Writer-director Greta Gerwig puts her auteur stamp on this adaptation of Louisa May Alcott’s 19th century coming-of-age novel. It benefits from a superb ensemble performance. The four March sisters and their parents are depicted with verve and veracity and we are rooting for their freedom and happiness throughout. The feisty sisters are a breath of fresh air when some period dramas make their heroines out to be helpless and frail.
So we have Saoirse Ronan as the tomboy Jo who we see initially as a writer in New York getting her first big break from a pig-headed editor (played cynically by Tracy Letts). While Florence Pugh’s Amy is introduced to us as a painter in gay Paris. Their sister Meg (Emma Watson at her best) is a theatrical type; while Beth (Eliza Scanlen) is a fine musician, if too modest to admit it.
Their father (Bob Odenkirk) is away in the Civil War so it is up to mother (Laura Dern) to run the household. Meryl Streep puts in a charming performance as the wealthy Aunt March who tries to instill the notion of marriage as a financial transaction to all four sisters. Love interest comes in the form of Laurie (or Teddy as he is affectionately known) in a key role played by Timothée Chalamet.
As you can imagine this adaptation demands brilliant production design and Jess Gonchor fits the bill exactly. While Jacqueline Durran’s costumes are simply to die for and add to the authenticity of the piece. Gluing all this together is a gorgeous soundtrack by Alexandre Desplat that combines classical and more ambient sounds.
Also the Yorick Le Saux’s cinematography is second to none with some beautiful set pieces and lots to please the eye. Gerwig prefers a non-linear structure with flashbacks and forwards, testing the talents of Tracy Letts’ editing.
This is a fabulous film that combines feminist themes with a great narrative that is both faithful to the novel whilst being inventive too.
Reviewed by Rich Jevons. Runs at The Vue cinema in The Light Leeds until 27 February.
With masterful direction by Agnieszka Holland and a brilliant script by Andrea Chalupa this historical biopic is a very fine work of art. It features a bravado performance by James Norton as Gareth Jones, a Welsh wannabe journalist who seeks to find out the truth about Stalin’s Soviet Union.
As Jones’ sometime boss Kenneth Cranham puts in a convincing act as PM Lloyd George who is being duped by his advisers. While Joseph Mawle is seen as George Orwell writing Animal Farm, a satire on Stalinism with its own Mr Jones too.
Once in Moscow he is taken under the wing of Walter Duranty (Peter Sarsgaard), the Pulitzer prize-winning journo known as New York Times’ ‘man in Moscow’. His is a world of decadence and depravity which the movie shows with verve and veracity.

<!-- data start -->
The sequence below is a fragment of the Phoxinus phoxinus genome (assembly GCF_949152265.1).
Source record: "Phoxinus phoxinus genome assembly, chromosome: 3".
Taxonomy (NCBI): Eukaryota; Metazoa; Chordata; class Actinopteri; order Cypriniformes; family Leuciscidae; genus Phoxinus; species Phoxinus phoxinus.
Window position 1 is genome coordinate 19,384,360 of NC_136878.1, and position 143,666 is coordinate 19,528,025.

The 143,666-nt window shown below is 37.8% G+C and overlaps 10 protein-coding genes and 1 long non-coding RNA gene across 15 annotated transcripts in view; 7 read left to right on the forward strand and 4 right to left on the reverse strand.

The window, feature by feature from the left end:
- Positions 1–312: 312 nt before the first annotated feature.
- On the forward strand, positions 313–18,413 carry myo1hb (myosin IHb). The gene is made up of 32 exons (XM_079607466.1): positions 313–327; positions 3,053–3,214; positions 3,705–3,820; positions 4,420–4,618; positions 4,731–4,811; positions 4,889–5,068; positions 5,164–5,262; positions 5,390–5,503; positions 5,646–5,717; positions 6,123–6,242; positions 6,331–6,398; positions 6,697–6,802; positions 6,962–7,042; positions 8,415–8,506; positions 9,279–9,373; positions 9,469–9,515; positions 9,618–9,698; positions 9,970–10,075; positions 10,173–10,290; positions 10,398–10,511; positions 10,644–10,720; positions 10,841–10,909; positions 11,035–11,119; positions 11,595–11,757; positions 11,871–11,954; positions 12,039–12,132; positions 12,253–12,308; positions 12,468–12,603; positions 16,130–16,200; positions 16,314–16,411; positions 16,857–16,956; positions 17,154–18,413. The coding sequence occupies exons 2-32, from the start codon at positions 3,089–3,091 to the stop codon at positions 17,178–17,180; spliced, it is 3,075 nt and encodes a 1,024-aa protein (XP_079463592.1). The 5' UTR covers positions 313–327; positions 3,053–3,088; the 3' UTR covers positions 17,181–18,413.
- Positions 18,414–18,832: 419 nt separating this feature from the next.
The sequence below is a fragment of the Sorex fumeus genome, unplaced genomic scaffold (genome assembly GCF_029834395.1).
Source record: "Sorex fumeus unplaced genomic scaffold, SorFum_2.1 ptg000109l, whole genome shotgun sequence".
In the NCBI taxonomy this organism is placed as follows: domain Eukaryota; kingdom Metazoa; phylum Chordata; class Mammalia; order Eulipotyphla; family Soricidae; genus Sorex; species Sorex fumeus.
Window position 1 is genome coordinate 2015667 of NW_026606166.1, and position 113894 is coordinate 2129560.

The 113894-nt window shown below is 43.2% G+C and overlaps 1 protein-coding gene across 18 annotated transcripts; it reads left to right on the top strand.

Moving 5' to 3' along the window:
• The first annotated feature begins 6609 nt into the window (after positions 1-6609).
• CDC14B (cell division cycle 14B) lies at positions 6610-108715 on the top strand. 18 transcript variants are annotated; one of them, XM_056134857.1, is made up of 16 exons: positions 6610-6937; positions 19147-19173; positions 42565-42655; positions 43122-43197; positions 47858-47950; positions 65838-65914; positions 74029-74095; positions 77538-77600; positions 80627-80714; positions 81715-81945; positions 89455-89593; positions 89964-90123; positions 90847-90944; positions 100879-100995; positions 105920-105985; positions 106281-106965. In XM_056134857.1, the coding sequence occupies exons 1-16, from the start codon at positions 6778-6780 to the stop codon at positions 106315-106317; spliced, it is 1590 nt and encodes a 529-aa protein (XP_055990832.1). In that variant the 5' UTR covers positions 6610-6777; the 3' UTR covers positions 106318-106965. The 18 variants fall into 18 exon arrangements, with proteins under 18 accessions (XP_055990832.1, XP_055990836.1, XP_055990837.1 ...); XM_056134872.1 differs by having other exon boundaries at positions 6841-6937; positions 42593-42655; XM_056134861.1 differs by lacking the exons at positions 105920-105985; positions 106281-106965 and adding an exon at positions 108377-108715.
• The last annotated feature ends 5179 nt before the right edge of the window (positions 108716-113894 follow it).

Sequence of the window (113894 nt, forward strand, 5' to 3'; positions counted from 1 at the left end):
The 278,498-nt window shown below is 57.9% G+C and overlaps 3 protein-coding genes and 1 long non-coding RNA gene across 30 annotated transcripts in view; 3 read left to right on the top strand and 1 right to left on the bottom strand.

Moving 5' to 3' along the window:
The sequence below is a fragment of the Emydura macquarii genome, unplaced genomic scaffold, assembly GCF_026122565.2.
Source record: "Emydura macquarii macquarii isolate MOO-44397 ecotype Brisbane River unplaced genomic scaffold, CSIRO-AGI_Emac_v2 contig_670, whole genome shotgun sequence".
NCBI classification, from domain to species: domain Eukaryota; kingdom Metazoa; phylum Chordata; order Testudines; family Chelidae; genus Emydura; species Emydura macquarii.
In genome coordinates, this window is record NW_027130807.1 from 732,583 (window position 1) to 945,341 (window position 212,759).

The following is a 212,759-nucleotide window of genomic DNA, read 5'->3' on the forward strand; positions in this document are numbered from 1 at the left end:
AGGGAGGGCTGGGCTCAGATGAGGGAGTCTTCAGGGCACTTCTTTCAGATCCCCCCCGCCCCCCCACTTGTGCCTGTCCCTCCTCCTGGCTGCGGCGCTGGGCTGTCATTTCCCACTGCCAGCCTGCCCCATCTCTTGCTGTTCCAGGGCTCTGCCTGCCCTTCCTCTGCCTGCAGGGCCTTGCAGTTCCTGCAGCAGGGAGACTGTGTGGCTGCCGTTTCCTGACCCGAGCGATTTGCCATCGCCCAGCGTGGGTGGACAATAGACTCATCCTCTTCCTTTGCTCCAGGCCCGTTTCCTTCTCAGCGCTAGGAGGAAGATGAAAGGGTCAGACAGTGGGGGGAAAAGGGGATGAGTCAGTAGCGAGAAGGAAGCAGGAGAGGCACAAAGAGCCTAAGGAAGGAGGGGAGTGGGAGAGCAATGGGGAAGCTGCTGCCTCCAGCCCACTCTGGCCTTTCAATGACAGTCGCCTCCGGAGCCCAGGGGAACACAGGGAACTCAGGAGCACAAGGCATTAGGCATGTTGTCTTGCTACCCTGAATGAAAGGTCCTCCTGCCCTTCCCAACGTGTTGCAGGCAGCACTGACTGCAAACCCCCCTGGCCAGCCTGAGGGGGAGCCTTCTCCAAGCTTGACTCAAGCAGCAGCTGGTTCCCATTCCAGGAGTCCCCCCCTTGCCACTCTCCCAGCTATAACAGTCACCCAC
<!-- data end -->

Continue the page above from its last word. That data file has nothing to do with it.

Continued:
But rather than Duranty’s junkie whores Jones’ love interest is Ada Brooks (Vanessa Kirby), a reporter in Moscow. She has witnessed first-hand the oppression of the Soviet state with the government’s murder of lover and fellow writer Paul Kleb.
Some of the most powerful scenes of the film are when Jones visits Ukraine, having shaken off his Communist Party companion. In the snow-covered barren landscapes there are millions starving or already dead and the film treats this in an unflinching manner.
What makes Holland’s work even more incredible is that this is largely a true life story but no spoilers here as to Jones’ fate having filed his anti-Stalinist report. A magnificent piece of period drama that carries a powerful message: to tell the truth as a journalist comes before any other considerations and whatever the consequences.
Reviewed by Rich Jevons. Playing at Pictureville, Bradford from 17 to 19 February.
Director and co-writer Bong Joon Ho’s Korean comedy sees the unemployed Kim family fleecing the wealthy Park family for all they can get. It starts off with son Ki-woo (Choi Woo-shik) getting a gig as an English teacher to the Park’s daughter Da-hye (the cute Jung Ziso). Then in turn he recommends his sister (although their relationship is unknown to the Parks) as an art therapist, seeing Park So-dam as the crafty Ki-jung. She has to take on the Park’s spoiled brat of a son Da-song (Jung Hyeon-jun) who has an American Indian obsession.
As if that were not enough of a con they then get mum and dad ( Chang Hyae-jin as Chung-sook and Song Kang-ho as Kitaek) as housekeeper and chauffeur. So Mr and Mrs Park (Lee Sun-kyun and Cho Yo-jeong) are duped into having the entire family on the payroll. The deception seems to have worked until the former housekeeper returns. Then below the post-modern architecture of the Parks’ lovely house it turns out there is a hidden basement. In there is a secret as dark and dank as the space itself.
So while the first half of the film develops characters we care about (rooting for the underdog Kims) the second really turns up the pace. It develops the narrative into a daring denouement which escalates wildly. No spoilers here but suffice to say there is some ultra-violence at the Parks’ garden fete. This is a carefully constructed and very satisfying film which mixes wit and humour with an examination of class division.
Two stories inform this world premiere of Phoenix Dance Theatre’s Black Waters: namely the Zong ship massacre in the late 18th century and 100 years later the incarceration of Indian freedom fighters in the Kala Pani prison. But as choreographer and Artistic Director Sharon Watson explains: “Black Waters is not about recreating these two events through contemporary dance, but is an exploration of place, worth and belonging, which can often be conflicting for people of colour.”